No music or ceremony for child killer Ian Brady as `diabolical` final requests denied

The body of Moors murderer Ian Brady will be disposed in a manner that “does not cause offence and distress”, a High Court judge has ruled.

Oct 16, 2017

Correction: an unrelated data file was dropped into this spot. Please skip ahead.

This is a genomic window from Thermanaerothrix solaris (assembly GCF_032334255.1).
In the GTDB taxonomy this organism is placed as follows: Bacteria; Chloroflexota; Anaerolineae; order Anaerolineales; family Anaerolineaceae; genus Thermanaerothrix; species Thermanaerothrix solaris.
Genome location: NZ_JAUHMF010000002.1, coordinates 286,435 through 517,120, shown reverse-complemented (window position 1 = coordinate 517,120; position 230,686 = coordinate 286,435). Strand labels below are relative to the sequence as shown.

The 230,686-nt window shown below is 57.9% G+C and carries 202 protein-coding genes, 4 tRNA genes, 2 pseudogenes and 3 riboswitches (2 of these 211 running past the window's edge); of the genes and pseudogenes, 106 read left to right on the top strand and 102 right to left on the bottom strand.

The body of Moors murderer Ian Brady will be disposed in a manner that “does not cause offence and distress”, a High Court judge has ruled. The decision to be laid to rest “without music or ceremony” was announced by the Chancellor of the High Court, Sir Geoffrey Vos. Brady, who with Myra Hindley tortured and murdered five children in the 1960s, died on May 15, aged 79. Since then there has been a legal wrangle over what to do with his remains. Sir Geoffrey had been asked by two local authorities to make decisions relating to the disposal of the serial killer`s body so that it can be “lawfully and decently disposed of without further delay”. Brady had requested that French composer Hector Berlioz`s Symphonie Fantastique: Dream Of The Night Of The Sabbath – a piece of music depicting a “diabolical orgy” – should be played at his funeral. But the judge in charge of ruling what to do with his remains has “declined to permit it”. The composer described the music as taking place “at a witches` sabbath, in the midst of a hideous gathering of shades, sorcerers and monsters of every kind”. In light of the offence this might cause to the relatives of those Brady killed — and the possibility of public unrest at such a funeral — the judge has ruled there will now be no music or ceremony. Agreeing with law lord Lord Steyn that is was clear Brady was “uniquely evil”, Sir Geoffrey added: “Taking into account all the competing positions, the overwhelming factor in this case is the public interest. “The deceased`s wishes are relevant, but they do not outweigh the need to avoid justified public indignation and actual unrest.” Brady`s executor, Robin Makin, has said there was “no likelihood” that Brady’s ashes would be spread on Saddleworth Moor – where four of his victims were buried – but had refused to reveal what he would do with them if allowed custody. Although the judge made it clear he trusted Mr Makin’s word, he said that the whole matter had “simply gone on far too long” and that it was “both necessary and expedient” for it to be taken out of his hands. Consequently, a female officer of Tameside Metropolitan Borough Council has now been appointed to arrange the disposal of the ashes. The judge said he had “no difficulty” in understanding how legitimate offence would be caused to the families of the deceased’s victims once it became known that this movement had been played at his cremation, adding: “I decline to permit it.” He said: “It was not suggested by Mr Makin that the deceased had requested any other music to be played or any other ceremony to be performed, and in those circumstances, I propose to direct that there be no music and no ceremony.” In a statement, Manchester-based Tameside Council said: “Tameside and Oldham Council sought the assistance of the High Court to ensure the body of Moors Murderer Ian Stewart Brady is disposed of in a manner that does not cause offence and distress to the public, and particularly the relatives of the victims who reside in our boroughs. “We know that the relatives and residents alike found even the suggestion that his ashes may be scattered over Saddleworth Moor to be abhorrent and distressing, especially because 13-year-old Keith Bennett has never been found, despite his mother’s best efforts to locate him to give him a proper burial. “The Court supported our duty as local authorities to ensure that public order is maintained and the wishes of the families of his victims and our local communities are respected to ensure Ian Stewart Brady’s body and remains are disposed of expediently in a manner compatible with the public interest and those of the victim’s relatives.”

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